When I was in seventh grade, I learned how to open my locker, had a major crush on a boy named Bill, and wrote a bunch of book reports.
When Gordon Korman was in seventh grade, he wrote a book. Two years later, it was published.
It all started in February of seventh grade, when Korman's English teacher was replaced by the track-and-field coach. The coach announced that the kids in the class would each spend the rest of the school year writing a book. Although most of the kids in the class were flummoxed by the assignment, Korman soon settled on writing a book about boys at a boarding school -- that way he didn't have to add too many characters, like parents and such. The story soon began to take shape.
"It felt natural -- like something I was always meant to do," he wrote in Hope Wins: A Collection of Inspiring Stories for Young Readers.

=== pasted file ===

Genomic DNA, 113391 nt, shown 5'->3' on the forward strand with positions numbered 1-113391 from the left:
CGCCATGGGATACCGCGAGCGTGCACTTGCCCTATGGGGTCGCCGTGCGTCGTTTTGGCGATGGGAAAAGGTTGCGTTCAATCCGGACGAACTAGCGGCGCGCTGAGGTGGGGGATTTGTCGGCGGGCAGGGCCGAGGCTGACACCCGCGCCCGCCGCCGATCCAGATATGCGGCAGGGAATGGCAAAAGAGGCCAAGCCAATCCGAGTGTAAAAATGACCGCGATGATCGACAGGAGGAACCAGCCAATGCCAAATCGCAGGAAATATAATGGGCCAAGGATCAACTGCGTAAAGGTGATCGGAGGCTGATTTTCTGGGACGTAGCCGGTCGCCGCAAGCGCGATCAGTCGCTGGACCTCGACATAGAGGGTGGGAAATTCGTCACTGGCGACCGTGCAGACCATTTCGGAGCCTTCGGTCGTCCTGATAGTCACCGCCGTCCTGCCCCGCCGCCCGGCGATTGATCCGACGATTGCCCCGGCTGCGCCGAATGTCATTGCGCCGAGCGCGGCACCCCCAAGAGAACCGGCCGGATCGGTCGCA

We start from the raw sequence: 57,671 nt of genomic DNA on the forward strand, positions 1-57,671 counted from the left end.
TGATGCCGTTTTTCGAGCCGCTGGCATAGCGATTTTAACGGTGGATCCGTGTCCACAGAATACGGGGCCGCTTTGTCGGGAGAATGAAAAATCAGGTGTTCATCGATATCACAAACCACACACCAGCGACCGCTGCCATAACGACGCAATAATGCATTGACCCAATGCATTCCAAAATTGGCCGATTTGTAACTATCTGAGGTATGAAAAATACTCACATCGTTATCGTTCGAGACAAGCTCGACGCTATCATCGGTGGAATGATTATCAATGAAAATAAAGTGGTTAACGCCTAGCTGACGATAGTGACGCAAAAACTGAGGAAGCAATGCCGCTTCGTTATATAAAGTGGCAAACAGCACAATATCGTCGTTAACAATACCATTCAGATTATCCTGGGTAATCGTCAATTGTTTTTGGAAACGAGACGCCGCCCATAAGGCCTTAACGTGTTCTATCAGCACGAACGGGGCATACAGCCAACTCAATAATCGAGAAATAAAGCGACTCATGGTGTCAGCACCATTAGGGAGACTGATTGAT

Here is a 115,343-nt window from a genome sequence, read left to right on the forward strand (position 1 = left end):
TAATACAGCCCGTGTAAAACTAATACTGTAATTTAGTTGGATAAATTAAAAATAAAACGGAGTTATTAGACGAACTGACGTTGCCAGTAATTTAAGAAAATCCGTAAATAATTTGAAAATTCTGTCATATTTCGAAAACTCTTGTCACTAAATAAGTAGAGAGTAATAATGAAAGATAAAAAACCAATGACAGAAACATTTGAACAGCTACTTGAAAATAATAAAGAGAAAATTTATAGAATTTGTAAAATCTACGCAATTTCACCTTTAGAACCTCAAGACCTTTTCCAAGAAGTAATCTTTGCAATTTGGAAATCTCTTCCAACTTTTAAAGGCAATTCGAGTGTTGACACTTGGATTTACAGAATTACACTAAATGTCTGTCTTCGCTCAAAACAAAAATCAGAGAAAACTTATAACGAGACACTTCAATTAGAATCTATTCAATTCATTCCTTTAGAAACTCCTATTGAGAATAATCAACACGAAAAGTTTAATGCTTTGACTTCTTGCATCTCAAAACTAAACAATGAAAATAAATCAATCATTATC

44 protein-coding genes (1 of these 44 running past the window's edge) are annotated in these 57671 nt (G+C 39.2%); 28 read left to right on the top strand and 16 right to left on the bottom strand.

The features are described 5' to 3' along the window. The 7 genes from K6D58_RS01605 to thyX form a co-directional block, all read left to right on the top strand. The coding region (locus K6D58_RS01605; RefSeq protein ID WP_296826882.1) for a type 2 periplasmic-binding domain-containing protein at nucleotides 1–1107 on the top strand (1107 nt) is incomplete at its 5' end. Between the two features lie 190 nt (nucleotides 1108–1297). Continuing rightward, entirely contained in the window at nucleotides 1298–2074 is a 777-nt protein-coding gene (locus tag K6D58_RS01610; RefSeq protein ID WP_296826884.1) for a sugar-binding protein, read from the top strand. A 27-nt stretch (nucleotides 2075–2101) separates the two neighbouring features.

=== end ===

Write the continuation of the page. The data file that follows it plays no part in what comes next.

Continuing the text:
By the end of the school year, Korman had written This Can't Be Happening at Macdonald Hall! He earned an A+ on the assignment, and all the kids in his class liked it. As the class monitor for Scholastic Book Clubs, he decided to send the manuscript to Scholastic to see if it was good enough to be published. It was. The book came out during his freshman year of high school. Before he graduated, Korman wrote four more books, including books in what is now known as the "Bruno & Boots" series about Macdonald Hall.
This summer, Korman's 100th book was released. The Fort is the story of five boys who literally stumble across the bomb shelter of a long-dead millionaire. The shelter gives them a place to hang out -- and one of them a place to live.
In between, Korman has written books that stand alone, as well as several other series, including "Masterminds," "Swindle," "Ungifted" and "Nose Pickers." He has sold more than 30 million books. His books have been translated into more than 30 languages.
Richland Library has more than 60 books written by Korman. Try one of these: